Schneiderman was a leading voice of the "Me Too" movement -- leading a months-long investigation into wrongdoing by former movie mogul Harvey Weinstein -- and self-proclaimed ardent defender of the rule of law.
"No one is above the law, and I'll continue to remind President Trump and his administration of that fact everyday," he tweeted last October.
In his private life, according to the allegations first published in the New Yorker, he was a monster. He allegedly inflicted physical and verbal abuse on three women with whom he was in relationships and slapped a fourth woman across the face.
How could Schneiderman be so hypocritical? Because politicians are expert compartmentalizers. And some, like Schneiderman, have deluded themselves into thinking this is all totally OK. In his mind -- and even in his resignation statement -- the allegations all related to his private life and had nothing to do with his professional conduct. He had boxed away his monstrous conduct in his private life and didn't view it as having any connection at all to his public persona. Which is, of course, ridiculous.
Now to the second -- and harder to answer-- question: How do some politicians survive these allegations?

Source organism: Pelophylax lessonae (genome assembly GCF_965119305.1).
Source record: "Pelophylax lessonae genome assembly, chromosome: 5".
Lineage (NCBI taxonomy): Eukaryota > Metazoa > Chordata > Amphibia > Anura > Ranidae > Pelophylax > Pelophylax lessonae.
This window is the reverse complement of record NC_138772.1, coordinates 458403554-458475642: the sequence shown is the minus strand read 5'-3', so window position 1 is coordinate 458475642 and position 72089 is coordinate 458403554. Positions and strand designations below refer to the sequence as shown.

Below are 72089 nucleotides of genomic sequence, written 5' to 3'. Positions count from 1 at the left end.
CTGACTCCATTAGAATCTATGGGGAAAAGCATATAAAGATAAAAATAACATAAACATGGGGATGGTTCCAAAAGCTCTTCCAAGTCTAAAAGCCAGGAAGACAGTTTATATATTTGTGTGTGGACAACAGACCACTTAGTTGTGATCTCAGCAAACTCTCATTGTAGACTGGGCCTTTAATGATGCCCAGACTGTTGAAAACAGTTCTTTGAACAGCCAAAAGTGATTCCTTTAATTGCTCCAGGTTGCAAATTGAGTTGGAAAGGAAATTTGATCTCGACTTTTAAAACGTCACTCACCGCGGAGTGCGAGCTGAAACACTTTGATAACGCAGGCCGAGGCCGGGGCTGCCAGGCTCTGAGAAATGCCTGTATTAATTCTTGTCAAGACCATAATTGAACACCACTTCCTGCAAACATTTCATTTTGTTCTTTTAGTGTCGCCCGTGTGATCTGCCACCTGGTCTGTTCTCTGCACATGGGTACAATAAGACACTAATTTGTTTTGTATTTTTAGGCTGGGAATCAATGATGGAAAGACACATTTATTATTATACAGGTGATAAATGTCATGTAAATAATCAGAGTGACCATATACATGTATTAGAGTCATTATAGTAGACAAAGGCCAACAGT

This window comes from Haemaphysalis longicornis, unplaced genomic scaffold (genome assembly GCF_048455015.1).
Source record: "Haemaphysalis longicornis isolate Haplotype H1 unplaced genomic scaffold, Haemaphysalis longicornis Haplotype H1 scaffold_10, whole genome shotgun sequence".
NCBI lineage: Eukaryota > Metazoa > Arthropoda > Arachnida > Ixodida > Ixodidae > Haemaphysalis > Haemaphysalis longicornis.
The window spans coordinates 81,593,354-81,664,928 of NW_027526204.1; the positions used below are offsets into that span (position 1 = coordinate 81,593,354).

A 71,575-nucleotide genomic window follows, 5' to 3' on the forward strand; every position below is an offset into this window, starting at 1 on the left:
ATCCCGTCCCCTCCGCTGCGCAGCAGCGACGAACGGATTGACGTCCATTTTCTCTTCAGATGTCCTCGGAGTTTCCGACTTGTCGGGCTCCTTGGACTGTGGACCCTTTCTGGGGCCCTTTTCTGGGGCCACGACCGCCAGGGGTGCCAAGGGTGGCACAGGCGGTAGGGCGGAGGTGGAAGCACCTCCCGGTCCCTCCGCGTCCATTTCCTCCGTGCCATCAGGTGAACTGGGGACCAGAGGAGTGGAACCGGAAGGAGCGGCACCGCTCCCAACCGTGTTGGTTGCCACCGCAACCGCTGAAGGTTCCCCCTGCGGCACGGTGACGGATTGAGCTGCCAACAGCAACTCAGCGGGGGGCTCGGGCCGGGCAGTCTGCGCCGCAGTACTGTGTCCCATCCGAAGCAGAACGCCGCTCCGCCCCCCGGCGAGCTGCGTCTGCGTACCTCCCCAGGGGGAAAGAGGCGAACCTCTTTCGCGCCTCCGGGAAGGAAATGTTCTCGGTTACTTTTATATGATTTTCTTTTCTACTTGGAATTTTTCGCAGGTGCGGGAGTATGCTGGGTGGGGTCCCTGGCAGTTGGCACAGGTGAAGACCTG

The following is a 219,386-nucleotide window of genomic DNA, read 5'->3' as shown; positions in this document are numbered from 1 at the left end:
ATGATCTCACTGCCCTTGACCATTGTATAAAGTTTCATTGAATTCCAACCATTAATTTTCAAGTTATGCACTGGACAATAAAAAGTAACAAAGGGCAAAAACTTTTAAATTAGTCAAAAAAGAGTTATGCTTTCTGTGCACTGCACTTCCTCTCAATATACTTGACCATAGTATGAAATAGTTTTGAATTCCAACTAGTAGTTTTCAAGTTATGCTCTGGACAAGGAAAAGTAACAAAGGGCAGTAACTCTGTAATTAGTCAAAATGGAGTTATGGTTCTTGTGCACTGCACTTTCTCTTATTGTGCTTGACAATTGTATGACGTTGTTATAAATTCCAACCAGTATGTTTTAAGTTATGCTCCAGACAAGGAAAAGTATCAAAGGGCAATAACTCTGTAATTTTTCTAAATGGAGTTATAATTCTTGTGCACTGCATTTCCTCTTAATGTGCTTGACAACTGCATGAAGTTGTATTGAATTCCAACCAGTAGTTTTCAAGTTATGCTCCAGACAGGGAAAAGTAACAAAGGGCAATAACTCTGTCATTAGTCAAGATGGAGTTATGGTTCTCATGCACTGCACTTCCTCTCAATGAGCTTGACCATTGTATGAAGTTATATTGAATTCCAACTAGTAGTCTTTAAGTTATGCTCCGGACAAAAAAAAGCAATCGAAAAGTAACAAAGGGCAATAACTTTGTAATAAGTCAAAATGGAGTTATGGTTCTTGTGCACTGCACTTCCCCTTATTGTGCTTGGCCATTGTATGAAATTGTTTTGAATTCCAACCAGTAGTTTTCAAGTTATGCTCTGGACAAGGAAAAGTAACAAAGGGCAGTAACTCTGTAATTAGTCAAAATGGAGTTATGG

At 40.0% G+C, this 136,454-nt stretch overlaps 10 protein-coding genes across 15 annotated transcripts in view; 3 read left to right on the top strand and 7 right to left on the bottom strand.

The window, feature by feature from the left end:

Trump is the ur-example of this phenomenon. Despite being caught on tape saying "When you're a star, they let you do it ... You can do anything" and despite facing more than a dozen allegations of inappropriate sexual behavior, Trump not only survived but thrived -- winning a presidential election in which most people believed he had no chance.
Why? For one thing, Trump denied all the allegations and refused to quit. In fact, he turned the allegations in his political favor -- arguing they were a creation of the liberal left -- and the complicit media -- designed to keep him from winning. Somehow the varied allegations became yet another arrow in Trump's quiver -- shooting and shooting and shooting at the status quo and political correctness.
But, most importantly, Trump survived because the voters let him. Exit polling suggests that although they didn't condone Trump's behavior or think he was terribly presidential, they just cared about other things -- shaking up the system, their distaste for Hillary Clinton -- more.
Trump dared voters to throw him out for his conduct -- and they blinked. Very few politicians are willing to subject their family to such scrutiny solely to save their political office but, as Trump proved, if you are willing to just stick it out and stick it out and put the burden for getting rid of you on someone else, you may well survive. Bill Clinton also proved this when he survived impeachment in the late '90s.
Most, however, go the route of Schneiderman -- bow out and fight on the legal front, without the bright lights of public life shining on you and your family.
Sadly, Schneiderman won't be the last politician who says one thing in public about women and how they should be treated and does something very different in private. This sort of behavior appears to be a feature of modern political life, not a glitch.